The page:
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Research Article
18 July 2012

Patterns of [FeFe] Hydrogenase Diversity in the Gut Microbial Communities of Lignocellulose-Feeding Higher Termites


Hydrogen is the central free intermediate in the degradation of wood by termite gut microbes and can reach concentrations exceeding those measured for any other biological system. Degenerate primers targeting the largest family of [FeFe] hydrogenases observed in a termite gut metagenome have been used to explore the evolution and representation of these enzymes in termites. Sequences were cloned from the guts of the higher termites Amitermes sp. strain Cost010, Amitermes sp. strain JT2, Gnathamitermes sp. strain JT5, Microcerotermes sp. strain Cost008, Nasutitermes sp. strain Cost003, and Rhyncotermes sp. strain Cost004. Each gut sample harbored a more rich and evenly distributed population of hydrogenase sequences than observed previously in the guts of lower termites and Cryptocercus punctulatus. This accentuates the physiological importance of hydrogen for higher termite gut ecosystems and may reflect an increased metabolic burden, or metabolic opportunity, created by a lack of gut protozoa. The sequences were phylogenetically distinct from previously sequenced [FeFe] hydrogenases. Phylogenetic and UniFrac comparisons revealed congruence between host phylogeny and hydrogenase sequence library clustering patterns. This may reflect the combined influences of the stable intimate relationship of gut microbes with their host and environmental alterations in the gut that have occurred over the course of termite evolution. These results accentuate the physiological importance of hydrogen to termite gut ecosystems.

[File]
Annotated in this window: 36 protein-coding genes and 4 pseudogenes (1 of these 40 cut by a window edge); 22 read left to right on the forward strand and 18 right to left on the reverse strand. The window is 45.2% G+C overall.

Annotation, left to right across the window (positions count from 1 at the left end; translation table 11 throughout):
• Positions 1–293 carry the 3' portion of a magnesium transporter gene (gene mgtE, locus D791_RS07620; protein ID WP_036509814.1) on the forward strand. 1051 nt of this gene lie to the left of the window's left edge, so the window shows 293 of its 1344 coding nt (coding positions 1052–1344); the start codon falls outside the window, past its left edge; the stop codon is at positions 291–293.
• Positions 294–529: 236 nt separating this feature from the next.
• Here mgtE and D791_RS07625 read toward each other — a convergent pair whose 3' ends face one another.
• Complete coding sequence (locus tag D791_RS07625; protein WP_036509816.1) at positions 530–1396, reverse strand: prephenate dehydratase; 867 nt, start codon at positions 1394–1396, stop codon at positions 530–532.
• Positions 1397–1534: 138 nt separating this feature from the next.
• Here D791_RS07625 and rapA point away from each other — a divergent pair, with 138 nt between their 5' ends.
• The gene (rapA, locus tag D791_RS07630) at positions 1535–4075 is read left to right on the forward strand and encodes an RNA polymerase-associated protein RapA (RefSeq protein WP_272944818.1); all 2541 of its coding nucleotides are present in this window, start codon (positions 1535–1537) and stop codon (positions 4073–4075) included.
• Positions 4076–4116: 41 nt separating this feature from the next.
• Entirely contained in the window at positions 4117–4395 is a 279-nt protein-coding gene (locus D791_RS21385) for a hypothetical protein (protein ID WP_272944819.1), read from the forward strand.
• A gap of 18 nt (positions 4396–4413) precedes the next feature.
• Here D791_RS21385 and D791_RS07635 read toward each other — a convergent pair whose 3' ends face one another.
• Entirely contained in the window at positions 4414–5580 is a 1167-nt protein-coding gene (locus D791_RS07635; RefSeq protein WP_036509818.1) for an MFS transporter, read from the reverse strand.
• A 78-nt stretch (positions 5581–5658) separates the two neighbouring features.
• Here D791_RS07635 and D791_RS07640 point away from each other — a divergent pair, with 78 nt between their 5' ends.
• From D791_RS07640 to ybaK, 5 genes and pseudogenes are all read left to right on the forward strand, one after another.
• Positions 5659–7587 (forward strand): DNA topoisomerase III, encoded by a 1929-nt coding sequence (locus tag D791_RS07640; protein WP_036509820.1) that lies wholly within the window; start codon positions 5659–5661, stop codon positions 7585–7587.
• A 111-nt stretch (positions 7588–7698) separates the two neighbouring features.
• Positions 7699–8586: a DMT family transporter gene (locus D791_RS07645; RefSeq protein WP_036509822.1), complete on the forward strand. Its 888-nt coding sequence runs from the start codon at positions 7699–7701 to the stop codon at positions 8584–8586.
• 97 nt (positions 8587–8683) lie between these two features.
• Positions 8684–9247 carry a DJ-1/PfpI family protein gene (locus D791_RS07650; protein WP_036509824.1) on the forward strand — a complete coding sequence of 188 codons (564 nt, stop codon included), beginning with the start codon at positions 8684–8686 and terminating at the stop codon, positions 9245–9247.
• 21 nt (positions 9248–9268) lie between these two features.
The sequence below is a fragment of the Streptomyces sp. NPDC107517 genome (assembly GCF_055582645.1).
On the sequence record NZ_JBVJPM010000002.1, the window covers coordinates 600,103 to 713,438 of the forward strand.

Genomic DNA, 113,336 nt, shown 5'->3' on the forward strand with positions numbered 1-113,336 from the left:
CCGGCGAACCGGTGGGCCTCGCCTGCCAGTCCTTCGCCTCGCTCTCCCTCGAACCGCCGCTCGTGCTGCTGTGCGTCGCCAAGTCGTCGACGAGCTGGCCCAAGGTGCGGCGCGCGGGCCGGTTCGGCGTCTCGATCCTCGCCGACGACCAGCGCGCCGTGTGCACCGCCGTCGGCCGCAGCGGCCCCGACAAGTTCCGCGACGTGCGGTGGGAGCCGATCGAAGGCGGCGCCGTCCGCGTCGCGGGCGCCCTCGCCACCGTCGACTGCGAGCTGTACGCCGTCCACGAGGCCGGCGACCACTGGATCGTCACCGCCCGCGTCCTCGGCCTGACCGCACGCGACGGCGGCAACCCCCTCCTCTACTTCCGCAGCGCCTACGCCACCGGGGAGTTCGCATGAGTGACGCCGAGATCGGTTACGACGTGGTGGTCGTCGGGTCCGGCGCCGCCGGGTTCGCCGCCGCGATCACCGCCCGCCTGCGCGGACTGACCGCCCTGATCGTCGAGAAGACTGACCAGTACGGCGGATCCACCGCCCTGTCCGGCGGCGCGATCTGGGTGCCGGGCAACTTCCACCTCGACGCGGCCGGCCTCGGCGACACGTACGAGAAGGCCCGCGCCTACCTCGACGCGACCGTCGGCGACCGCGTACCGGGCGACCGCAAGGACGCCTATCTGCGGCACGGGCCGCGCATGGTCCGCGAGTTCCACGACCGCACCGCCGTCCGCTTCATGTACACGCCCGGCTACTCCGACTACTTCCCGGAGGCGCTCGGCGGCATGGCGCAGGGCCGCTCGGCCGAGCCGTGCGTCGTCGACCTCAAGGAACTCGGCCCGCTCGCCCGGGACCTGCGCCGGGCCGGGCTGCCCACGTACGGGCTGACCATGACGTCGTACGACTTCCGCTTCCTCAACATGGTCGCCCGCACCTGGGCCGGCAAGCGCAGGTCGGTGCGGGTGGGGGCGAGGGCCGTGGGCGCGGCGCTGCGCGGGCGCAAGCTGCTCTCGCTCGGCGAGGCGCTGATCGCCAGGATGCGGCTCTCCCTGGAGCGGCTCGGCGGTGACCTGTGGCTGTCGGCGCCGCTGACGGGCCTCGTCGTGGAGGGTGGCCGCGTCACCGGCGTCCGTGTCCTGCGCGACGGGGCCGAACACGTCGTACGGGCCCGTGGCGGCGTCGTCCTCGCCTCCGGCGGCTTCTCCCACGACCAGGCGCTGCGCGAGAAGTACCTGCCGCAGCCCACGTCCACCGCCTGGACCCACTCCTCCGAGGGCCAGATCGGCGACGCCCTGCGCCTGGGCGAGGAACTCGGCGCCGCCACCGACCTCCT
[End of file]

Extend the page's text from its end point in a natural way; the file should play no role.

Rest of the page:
Hydrogen plays a pivotal role in the digestion of wood by termites (7, 11, 39). Concentrations in the guts of some species exceed those measured for any other biological system (18, 41, 43). The turnover of the gas in the gut has been measured in some species at daily fluxes as high as 33 m3/m3 gut volume (39). The environment is also spatially complex, comprising a matrix of microenvironments characterized by different hydrogen concentrations (14, 18, 26, 39).